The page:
Author René Weis begins by reminding us that La traviata is probably the best loved opera in the world, pointing out that in three recent seasons the Royal Opera House in London has staged thirty performances of the opera, their Violettas including legendary sopranos Renée Fleming and Angela Gheorghiu. All sold out almost instantly, says Weis, demonstrating that 160 years after its premiere in Venice La traviata continues to move modern audiences like no other opera.
Verdi's masterpiece could not exist but for the life of Marie Duplessis, described by Weis as a young woman of 'exquisite demeanour but of the humblest birth'. Duplessis, born in Normandy in 1824, died at the age of 23, in Paris. The opera centres on a sweet and glamorous courtesan, a cocotte or fashionable prostitute. She was Violet Valéry, doomed because of phthisis or pulmonary tuberculosis - that is to say, she suffered from consumption. Many details of La traviata come from the story of Duplessis, as the opera was inspired by the biographical novel La Dame aux Camélias, written by Alexandre Dumas fils within six months of the young woman's death. Weis tells us that the original story is a barely disguised account of the young woman's life. Verdi's opera premiered six years after she died, being a celebration of Violetta and, of course, of Marie Duplessis. Neither Verdi nor his Venetian librettist Piave ever met Duplessis, though both were her contemporaries. However, she did meet, and have an affair with, Franz Liszt, the composer later claiming that she was the first woman that he had truly loved. The name displayed on her tomb in Paris was Alphonsine Plessis. Only at the end of her short life had she changed her name to Marie Duplessis.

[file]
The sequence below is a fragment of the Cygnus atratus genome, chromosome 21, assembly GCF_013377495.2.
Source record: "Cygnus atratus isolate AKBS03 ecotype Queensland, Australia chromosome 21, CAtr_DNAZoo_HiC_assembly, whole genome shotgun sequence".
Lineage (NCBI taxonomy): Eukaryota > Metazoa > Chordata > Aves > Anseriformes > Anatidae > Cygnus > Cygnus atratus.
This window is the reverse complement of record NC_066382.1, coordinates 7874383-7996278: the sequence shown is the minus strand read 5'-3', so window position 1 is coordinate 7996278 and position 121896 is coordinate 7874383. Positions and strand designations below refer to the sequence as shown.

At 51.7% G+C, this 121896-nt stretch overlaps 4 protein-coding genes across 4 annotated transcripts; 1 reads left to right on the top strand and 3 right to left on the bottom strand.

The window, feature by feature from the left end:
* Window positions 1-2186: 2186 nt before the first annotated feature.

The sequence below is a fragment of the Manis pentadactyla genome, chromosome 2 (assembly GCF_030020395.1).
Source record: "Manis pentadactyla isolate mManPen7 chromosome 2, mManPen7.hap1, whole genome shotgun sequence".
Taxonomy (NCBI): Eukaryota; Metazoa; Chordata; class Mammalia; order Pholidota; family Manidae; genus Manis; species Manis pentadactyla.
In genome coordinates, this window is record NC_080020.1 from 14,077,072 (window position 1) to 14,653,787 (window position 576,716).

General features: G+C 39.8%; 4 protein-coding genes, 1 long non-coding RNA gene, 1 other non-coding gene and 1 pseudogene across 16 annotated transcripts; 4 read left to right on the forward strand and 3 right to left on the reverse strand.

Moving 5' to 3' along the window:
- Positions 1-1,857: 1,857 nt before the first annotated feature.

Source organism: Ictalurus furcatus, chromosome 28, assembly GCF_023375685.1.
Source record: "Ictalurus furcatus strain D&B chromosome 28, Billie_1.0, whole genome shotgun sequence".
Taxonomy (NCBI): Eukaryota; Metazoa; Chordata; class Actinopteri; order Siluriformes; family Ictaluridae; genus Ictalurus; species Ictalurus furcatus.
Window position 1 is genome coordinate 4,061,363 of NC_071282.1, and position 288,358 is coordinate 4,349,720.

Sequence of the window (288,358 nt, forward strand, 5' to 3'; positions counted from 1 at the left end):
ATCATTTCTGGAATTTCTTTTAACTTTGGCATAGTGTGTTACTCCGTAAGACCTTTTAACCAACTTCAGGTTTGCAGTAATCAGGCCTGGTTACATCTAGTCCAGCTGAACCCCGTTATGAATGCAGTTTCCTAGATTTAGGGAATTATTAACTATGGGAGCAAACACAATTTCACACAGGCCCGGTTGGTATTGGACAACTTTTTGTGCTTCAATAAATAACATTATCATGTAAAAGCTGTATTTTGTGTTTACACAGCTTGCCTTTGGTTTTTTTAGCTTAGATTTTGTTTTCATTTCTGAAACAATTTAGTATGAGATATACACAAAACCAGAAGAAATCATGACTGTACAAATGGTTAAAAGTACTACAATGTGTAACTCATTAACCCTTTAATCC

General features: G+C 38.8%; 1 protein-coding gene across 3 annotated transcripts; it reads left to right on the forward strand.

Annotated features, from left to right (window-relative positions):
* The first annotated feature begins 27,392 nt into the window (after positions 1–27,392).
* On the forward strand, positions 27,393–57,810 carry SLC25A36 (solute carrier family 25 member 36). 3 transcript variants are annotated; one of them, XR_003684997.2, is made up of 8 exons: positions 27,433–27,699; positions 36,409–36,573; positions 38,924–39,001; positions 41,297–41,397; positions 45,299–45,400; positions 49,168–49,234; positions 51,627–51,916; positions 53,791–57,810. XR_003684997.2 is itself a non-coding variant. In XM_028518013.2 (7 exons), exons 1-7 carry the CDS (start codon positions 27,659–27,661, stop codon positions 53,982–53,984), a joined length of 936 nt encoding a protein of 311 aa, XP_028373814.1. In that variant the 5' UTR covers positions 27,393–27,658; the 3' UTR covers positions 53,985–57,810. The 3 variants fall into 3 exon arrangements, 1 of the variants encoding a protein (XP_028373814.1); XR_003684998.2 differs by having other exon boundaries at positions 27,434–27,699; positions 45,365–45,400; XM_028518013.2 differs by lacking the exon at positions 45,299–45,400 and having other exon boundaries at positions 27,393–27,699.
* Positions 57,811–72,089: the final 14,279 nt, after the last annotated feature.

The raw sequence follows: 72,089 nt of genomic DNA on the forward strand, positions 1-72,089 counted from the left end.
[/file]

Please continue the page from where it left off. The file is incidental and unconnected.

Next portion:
The story grows out of the shockingly sordid world of nineteenth-century Parisian prostitution, set in a culture of sex at an early age, when Alphonsine - at age 10 - became the sexual plaything of Normandy farm labourers in a 'swamp of syphilis, poverty and violence', to borrow the words of René Weis. The girl's story is the account of her escape from this squalid world, set in an era when many women of all ages made ends meet by selling themselves.
Today the power of this story remains undiminished. The film Pretty Woman, made in 1990 and starring Richard Gere, who takes Julia Roberts (as a big-hearted Los Angeles prostitute) to see La traviata, not only reimagines La traviata but inserts the opera itself into the plot.
The Real Traviata is an instructive account of an extraordinary world. Several photographs of relevant locations bring the story closer, though the excellent work of René Weis deserves better quality reproduction of the illustrations.
John Robert Brown